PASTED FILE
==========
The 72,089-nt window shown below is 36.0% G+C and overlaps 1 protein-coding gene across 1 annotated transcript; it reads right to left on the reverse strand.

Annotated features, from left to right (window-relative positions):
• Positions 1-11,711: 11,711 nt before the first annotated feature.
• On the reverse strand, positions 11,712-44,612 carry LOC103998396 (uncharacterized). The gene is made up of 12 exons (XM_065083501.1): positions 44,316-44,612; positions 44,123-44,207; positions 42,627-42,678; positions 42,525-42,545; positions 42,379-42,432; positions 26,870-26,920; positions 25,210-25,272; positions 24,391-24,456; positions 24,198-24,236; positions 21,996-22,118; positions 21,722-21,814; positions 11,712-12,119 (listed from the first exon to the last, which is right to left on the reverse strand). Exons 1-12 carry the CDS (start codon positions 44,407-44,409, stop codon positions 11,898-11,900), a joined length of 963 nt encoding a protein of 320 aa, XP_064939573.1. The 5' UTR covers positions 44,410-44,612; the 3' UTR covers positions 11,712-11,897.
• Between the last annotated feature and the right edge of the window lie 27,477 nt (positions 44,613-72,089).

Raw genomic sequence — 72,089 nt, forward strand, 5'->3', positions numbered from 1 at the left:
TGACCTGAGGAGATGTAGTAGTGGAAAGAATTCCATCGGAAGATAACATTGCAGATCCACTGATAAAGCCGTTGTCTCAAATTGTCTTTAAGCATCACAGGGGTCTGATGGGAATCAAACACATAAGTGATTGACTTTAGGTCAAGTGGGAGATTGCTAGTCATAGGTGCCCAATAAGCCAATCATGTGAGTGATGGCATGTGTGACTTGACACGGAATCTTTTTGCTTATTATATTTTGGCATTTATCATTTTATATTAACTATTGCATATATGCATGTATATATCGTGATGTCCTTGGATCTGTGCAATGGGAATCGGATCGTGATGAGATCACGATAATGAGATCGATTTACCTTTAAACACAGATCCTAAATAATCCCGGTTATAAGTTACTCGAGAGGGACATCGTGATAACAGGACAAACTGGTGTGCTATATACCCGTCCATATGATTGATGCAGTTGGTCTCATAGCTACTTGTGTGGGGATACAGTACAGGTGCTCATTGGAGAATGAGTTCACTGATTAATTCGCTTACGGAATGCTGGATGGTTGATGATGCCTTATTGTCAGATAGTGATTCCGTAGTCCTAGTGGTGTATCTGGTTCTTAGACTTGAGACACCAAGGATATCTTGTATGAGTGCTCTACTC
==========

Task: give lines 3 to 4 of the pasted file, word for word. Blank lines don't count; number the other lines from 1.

• Positions 1-11,711: 11,711 nt before the first annotated feature.
• On the reverse strand, positions 11,712-44,612 carry LOC103998396 (uncharacterized). The gene is made up of 12 exons (XM_065083501.1): positions 44,316-44,612; positions 44,123-44,207; positions 42,627-42,678; positions 42,525-42,545; positions 42,379-42,432; positions 26,870-26,920; positions 25,210-25,272; positions 24,391-24,456; positions 24,198-24,236; positions 21,996-22,118; positions 21,722-21,814; positions 11,712-12,119 (listed from the first exon to the last, which is right to left on the reverse strand). Exons 1-12 carry the CDS (start codon positions 44,407-44,409, stop codon positions 11,898-11,900), a joined length of 963 nt encoding a protein of 320 aa, XP_064939573.1. The 5' UTR covers positions 44,410-44,612; the 3' UTR covers positions 11,712-11,897.